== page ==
If you are ever in any doubt that ONE person can have an impact and make a difference, you NEED to listen to this one.
Last year the #zerowasteweek hashtag had over 56 MILLION 'impressions' on Twitter (that's Twitter speak for how many accounts/people the hashtag reached.)
It's used by businesses, local councils, organisations, and ordinary people like you and me. Even Jamie Oliver has joined in before!
Take a look and get inspired by all the different, amazing things that people are doing for their very own Zero Waste Week.
You don't need to 'officially' sign up to Zero Waste Week to be part of the action, but if you do you'll get daily e-mails during Zero Waste Week with inspiration and ideas for actions you can take.
I'm a Zero Waste Week Ambassador and I've seen the itinerary for this year - it's going to be a good one! You can sign up right here.
Tell all your friends!
Share on your FB page, or on Twitter or IG if you're on there. Let people know about Zero Waste Week and why you're taking part. And then invite them to join in too!
Zero Waste Week isn't really just for one week a year.
It's like a puppy - it's for life, not just for Christmas!
There is absolutely no point in joining in and being evangelical about rubbish for one week of the year and then going back to your regular routine the moment it's finished.
And I think in reality it would be hard to do this - once your eyes have been opened to the impact of your waste on the planet, and the huge potential there is for positive change, there's no going back!
But once the excitement and social media buzz of Zero Waste Week is over, it can be easy to feel a bit lonely and like you're the only person you know trying to make a difference.
But fear not! Help is at hand.
The Zero Waste Week Facebook group - Zero Waste Heroes - is like Zero Waste Week all year round.
And my own FB community is another great place to connect with like-minded people and to realise you're not alone.
This is such a powerful thing to do, and one of the things I really urge readers to do in The Essential Guide to a Plastic-free(ish) Home.
It's not glamorous, but it WILL help!
Don your (re-usable!) rubber gloves and dive deep into the contents of your bin - Rachelle has put together a handy pdf here for you to use to record your findings.
I guarantee this will be a real eye-opener. We throw stuff 'away' and then it's out of sight, out of mind. Once it's in our bins we don't really think about it anymore. Having to get up close and personal with what we've discarded lets us 'see the rabbit', so we know what we're tackling.
Once you are faced with the reality of what's in your bin, it can be easy to get overwhelmed and not even know where to start.
For Zero Waste Week, pick ONE thing.
One thing you want to tackle and that you WILL take action on.
It could be clingfilm, or packaging from fruit and veg, or bottles of water.
If you're all fired up to tackle your bin but struggling to know where to start, I've put together a FREE 7 day e-mail course, which will help you to easily reduce the amount of single use plastic you're throwing away. It's called Plastic-free(ish) in a Week and is packed with ideas, suggestions and tips to help you to get started and really make a difference! You can sign up here, or by clicking on the picture below.
This is an interview I recorded with Rachelle, the founder of Zero Waste Week in 2017, just before the 10th annual Zero Waste Week.
In it Rachelle shares how she got started on her own zero waste journey, as well as 'fessing up to the fact that her own bin is possibly not be as "zero waste" as we might expect! There's so much great stuff in here, that it seemed ridiculous to keep it gathering dust on my computer rather than being out there in the world inspiring people. So I'm re-publishing it here on the new site and the new podcast just in time for the 2018 Zero Waste Week campaign (3rd-7th September 2018).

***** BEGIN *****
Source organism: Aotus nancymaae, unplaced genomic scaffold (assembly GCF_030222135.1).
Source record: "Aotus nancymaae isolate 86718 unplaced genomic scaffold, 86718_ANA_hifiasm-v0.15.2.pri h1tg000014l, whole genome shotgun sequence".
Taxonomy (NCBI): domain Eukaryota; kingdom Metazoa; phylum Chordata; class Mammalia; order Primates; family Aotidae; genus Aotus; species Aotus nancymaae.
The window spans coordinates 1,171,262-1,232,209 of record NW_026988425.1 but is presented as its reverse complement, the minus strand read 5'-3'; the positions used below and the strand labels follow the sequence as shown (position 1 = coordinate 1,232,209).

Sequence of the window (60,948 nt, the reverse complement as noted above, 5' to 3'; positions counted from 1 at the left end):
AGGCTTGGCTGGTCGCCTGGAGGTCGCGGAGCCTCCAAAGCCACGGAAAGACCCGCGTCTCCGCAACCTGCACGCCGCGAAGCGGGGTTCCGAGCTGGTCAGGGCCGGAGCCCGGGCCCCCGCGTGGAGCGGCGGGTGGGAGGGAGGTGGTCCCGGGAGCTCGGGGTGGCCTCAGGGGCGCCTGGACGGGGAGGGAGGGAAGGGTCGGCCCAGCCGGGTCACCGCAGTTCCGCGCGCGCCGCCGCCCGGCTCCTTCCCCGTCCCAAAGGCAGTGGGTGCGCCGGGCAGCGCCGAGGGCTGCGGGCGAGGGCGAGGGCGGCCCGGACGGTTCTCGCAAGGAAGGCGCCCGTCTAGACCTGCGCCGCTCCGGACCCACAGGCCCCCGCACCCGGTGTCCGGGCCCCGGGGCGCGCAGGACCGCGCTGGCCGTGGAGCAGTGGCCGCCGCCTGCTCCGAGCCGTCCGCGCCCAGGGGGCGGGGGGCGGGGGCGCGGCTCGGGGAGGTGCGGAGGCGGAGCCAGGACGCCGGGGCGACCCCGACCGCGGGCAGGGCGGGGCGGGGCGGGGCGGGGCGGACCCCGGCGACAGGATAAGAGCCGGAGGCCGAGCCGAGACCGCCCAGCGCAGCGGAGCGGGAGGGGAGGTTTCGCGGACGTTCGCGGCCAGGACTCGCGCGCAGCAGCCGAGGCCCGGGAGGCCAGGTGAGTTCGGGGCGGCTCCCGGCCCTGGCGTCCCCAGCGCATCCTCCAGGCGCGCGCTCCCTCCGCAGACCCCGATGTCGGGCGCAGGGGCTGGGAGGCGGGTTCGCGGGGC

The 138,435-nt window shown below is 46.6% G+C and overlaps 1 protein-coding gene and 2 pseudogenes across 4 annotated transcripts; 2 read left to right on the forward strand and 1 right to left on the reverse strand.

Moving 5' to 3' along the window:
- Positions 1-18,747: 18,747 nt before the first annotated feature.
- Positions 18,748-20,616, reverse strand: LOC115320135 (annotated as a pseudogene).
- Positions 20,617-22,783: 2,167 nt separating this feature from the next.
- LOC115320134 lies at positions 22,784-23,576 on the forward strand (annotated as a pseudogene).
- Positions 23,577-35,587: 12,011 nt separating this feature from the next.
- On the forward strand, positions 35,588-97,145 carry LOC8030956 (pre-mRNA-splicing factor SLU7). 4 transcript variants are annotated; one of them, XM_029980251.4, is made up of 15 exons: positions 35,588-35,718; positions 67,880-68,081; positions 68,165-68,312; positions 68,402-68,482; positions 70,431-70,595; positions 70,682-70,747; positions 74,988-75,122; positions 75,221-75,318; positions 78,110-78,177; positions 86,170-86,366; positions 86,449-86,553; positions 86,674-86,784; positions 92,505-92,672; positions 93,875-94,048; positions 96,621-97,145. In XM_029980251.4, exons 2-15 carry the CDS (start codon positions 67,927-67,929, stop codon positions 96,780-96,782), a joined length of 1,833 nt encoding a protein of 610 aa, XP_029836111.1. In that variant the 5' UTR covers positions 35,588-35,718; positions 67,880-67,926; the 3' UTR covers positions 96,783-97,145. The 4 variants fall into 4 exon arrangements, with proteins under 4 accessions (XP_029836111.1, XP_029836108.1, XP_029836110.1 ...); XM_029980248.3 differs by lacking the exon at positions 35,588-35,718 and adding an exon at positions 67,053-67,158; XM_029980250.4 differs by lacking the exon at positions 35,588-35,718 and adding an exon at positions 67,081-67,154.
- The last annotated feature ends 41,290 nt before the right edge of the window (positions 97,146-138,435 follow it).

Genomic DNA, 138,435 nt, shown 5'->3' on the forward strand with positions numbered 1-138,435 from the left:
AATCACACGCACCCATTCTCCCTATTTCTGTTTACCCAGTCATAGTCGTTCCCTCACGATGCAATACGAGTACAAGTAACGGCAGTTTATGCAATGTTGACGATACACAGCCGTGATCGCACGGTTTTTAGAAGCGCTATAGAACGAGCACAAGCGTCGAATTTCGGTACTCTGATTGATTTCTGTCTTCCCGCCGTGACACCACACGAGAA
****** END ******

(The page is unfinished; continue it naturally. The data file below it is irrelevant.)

Clingfilm, or plastic wrap, or cling wrap, or saran wrap, or whatever you like to call it - the thin stretchy stuff that sticks to itself food wrap that has become a ubiquitous part of packed lunches and fridges everywhere.
In fact, unwrapping sandwiches wrapped in clingfilm is now a compulsory part of the pre-school curriculum*.
Although as a stretchy plastic, it is technically recyclable in some parts of the world, it very rarely is due to contamination with food. So the vast majority of it ends up in the bin.
Not what we want.
So what are the alternatives for keeping leftovers fresh, and sandwiches all in one piece?
Yes, still plastic, but not single use, which is the key!
Pack your sandwiches carefully, maybe keep them wedged in place with a bit of fruit, and off you go.
Just don't give them any space to move around or you'll end up with bread and filling in different areas, which isn't really what a sandwich is all about.
The biggest challenge you may face is finding the right lid for the right tub...
More readily and easily re-used and recycled, this is a better option than clingfilm, but isn't idea in terms of resource use etc. However if you're looking for baby steps to wean you and the family away from the sticky plastic stuff, this is a good one to take.
Wipe off any for residue after using, fold and stash away again until it starts to become full of holes, and then pop it into your recycling bins with the tin cans.
The internet is going crazy for beeswax wraps..
You can buy them from somewhere like this, or you can easily make your own - my lovely friend Wendy at Moral Fibres did a great how toand it looks super easy!
You can use them to wrap sandwiches, cover bowls of leftovers, or even make little pouches for things like crisps or chopped up veg.
Produced by Eco Snack Wrap, and ethically made in India from 100% cotton, these can be put in the freezer, re-used infinitely, and washed in the washing machine. And the wrap opens up to make a handy little placemat too!
Made of food-grade silicon these sheets act like clingfilm but can be washed and re-used, and then recycled at the end of their life.
This is one of my favourite things to make for gifts - it's really easy to adapt, and one batch can make quite a few gifts!
I like to package it up into old jam jars for the ultimate in plastic-free(ish) gifting. I say plastic-free(ish) as I have yet to find cream in a non-plastic container - if you know of some, do let me know!